"Oh! as for that Madam Kurwie, I don't see anything particularly cool about your expressed wish for extended knowledge," replied a gaunt dame courtenie. "We shall only be too delighted to impart whatever we may know, of which so courteous and clever a stranger as yourself happens to be ignorant (the fear engendered by the kurwie's abrupt appearance on the scene had, thanks to her excessive suavity, quite departed), but, as far as I am able to see, it is almost impossible for us to comply with your wishes, and the reason thereof is obvious enough, as you will readily admit when I explain it to you." Before the conversation had reached so far, at a sign from the courtenie with whom the kurwie was holding converse, all the assembled courtenies had placed their wings across their backs, making it appear to the simple kurwie that they were wingless. "You see, you have very long wings of your own, which carry you whithersoever you may wish to go; now it is a noted fact that birds with wings, capable of flying, can never learn to catch fish and frogs as we do, nor is it possible for such birds to be taught either singing or dancing." The courtenie dame said all this so pat, and in such an emphatic manner, as could not help but impress the innocent kurwie with its truthfulness; she therefore hung her head most disconsolately; after a little consideration, however, she brightened up somewhat, as she asked—Whether there was not some means by which the mere accident of her having wings in common with the whole kurwie race could not be remedied so that she might be enabled to gratify her inordinate longing by being taught the role of a terrestial bird?"

"There is certainly one way in which the thing could be done," said Dame Courtenie, "but really I do not like to propose it, lest in doing so you may imagine that I purpose making a bumbuma koeworie (laughing jackass[2]) of you; or, at least, that the required sacrifice (for there is a sacrifice in it, and a great one, too) would be greater by far than the benefit accruing; but since you seem to have taken the matter so much to heart, I shall tell you the penalty you must pay, ere you can attain your wishes, and then, of course, it will rest solely with yourself whether you will agree to it or not. It is this simply, you must allow yourself to be shorn of your wings, and so become a walking bird, such as I am. Remember, however, that if you elect to have your wings cut off, you will ever after be compelled (whether you like it or not) to walk on the earth, and perhaps you might not be altogether willing to do that, as who knows but what some fine day you might have a longing to soar untrammelled away into the mysterious depths of the clouds, as has been your habit hitherto, and in the event of some such case arising, it is more than probable that your disgust at the cause of your inability would be considerable; consequently, your having complied with the rule which alone can procure you the advantages possessed by the animals of the earth, would be a constant source of regret to you; therefore, I strongly advise you to consider the matter well in all its bearings before you think of coming to any decision."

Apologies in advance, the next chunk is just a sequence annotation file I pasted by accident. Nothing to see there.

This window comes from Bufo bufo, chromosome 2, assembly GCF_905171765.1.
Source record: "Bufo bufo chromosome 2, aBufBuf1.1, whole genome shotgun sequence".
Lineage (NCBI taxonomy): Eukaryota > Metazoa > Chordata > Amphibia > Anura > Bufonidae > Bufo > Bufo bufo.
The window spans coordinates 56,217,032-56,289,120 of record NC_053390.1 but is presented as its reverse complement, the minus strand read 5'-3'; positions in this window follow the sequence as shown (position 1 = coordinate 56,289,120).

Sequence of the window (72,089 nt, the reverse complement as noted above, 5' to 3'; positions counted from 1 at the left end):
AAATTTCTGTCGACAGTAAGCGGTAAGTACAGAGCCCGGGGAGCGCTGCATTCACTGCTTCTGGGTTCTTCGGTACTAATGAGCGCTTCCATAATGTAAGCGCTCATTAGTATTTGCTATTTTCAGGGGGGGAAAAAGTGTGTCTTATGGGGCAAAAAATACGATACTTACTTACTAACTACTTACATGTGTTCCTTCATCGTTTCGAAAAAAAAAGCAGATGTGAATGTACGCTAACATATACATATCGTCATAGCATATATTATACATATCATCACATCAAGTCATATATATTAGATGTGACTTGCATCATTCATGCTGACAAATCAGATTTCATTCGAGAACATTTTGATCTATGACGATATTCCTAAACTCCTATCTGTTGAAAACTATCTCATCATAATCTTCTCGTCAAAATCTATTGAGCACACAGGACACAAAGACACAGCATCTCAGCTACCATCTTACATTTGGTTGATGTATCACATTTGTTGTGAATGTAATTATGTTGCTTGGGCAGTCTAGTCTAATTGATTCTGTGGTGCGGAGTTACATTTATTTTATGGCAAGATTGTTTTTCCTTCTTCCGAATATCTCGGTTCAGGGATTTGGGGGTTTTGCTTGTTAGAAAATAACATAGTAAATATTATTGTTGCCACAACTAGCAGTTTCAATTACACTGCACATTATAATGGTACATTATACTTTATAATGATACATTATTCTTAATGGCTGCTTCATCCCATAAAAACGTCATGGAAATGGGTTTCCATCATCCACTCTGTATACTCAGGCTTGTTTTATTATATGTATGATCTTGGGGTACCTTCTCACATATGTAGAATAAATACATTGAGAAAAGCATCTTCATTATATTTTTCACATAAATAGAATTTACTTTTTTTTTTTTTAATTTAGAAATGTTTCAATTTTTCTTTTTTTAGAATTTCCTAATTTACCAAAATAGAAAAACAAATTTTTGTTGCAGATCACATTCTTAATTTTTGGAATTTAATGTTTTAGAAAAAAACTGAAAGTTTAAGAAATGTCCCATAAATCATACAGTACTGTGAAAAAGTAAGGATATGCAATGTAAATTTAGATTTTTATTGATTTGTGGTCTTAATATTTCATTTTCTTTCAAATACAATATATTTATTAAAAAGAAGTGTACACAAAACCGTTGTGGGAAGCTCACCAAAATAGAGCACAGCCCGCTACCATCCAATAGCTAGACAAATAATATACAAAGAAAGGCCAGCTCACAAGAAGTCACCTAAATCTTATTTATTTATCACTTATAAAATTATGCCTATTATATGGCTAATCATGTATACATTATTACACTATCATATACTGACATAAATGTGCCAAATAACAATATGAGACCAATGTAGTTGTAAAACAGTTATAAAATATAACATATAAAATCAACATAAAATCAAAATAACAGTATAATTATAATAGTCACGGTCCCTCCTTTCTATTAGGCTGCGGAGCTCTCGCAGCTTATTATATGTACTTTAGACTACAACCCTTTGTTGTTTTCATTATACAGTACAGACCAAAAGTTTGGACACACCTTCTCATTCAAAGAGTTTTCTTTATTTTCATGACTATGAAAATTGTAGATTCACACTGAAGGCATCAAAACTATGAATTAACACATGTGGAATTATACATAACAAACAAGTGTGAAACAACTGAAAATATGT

The sly dame Courtenie saw plainly enough that the poor innocent Kurwie had already made up her mind to the sacrifice of her wings, although all the time she pretended not to be paying the slightest attention to her too-willing victim's cogitations; however, when the stupid simpleton, after no very long course of thought, said: "Well, you cut 'em tertow (wing or arm) belonging to me, for although lam perfectly well aware of the seriousness of such a proceeding, still I think that the advantages I shall gain thereby will considerably more than counterbalance the deprivation."

When the deluded biped had finished speaking, the wicked Courtenie's eyes twinkled with untold roguery. So greatly overjoyed was she at the success cf her nefarious scheme, she came very nearly forgetting her assumed rolê, and so spreading out her wings in perfect jubilation, which, if she had done, as a matter of course her little piece of diabolism would have come to a termination. With a severe struggle, however, she managed to keep her countenance whilst she performed the required amputation, but almost before the delicate operation was finally completed, she gave unrestrained reins to her mirth, so spread wide her wings, bowed several times most gracefully to her all too confiding victim, and finished off by saying: "I hope, dear Kurwie, that you will be successful in your sport, even to the top of your heart, and that your vocal powers, when you try them, will far outrival in sweetness those possessed by any other bird which walks the earth." Thereupon the cunning dame Courtenie made a few Thespean steps, in which she was joined by all her kindred there assembled, brimful of malicious glee, after which one and all cut an astonishing wing, by way of finale; then, spreading out their wings to the ambient air, they flew away, leaving the mutilated Kurwie lost in wonder.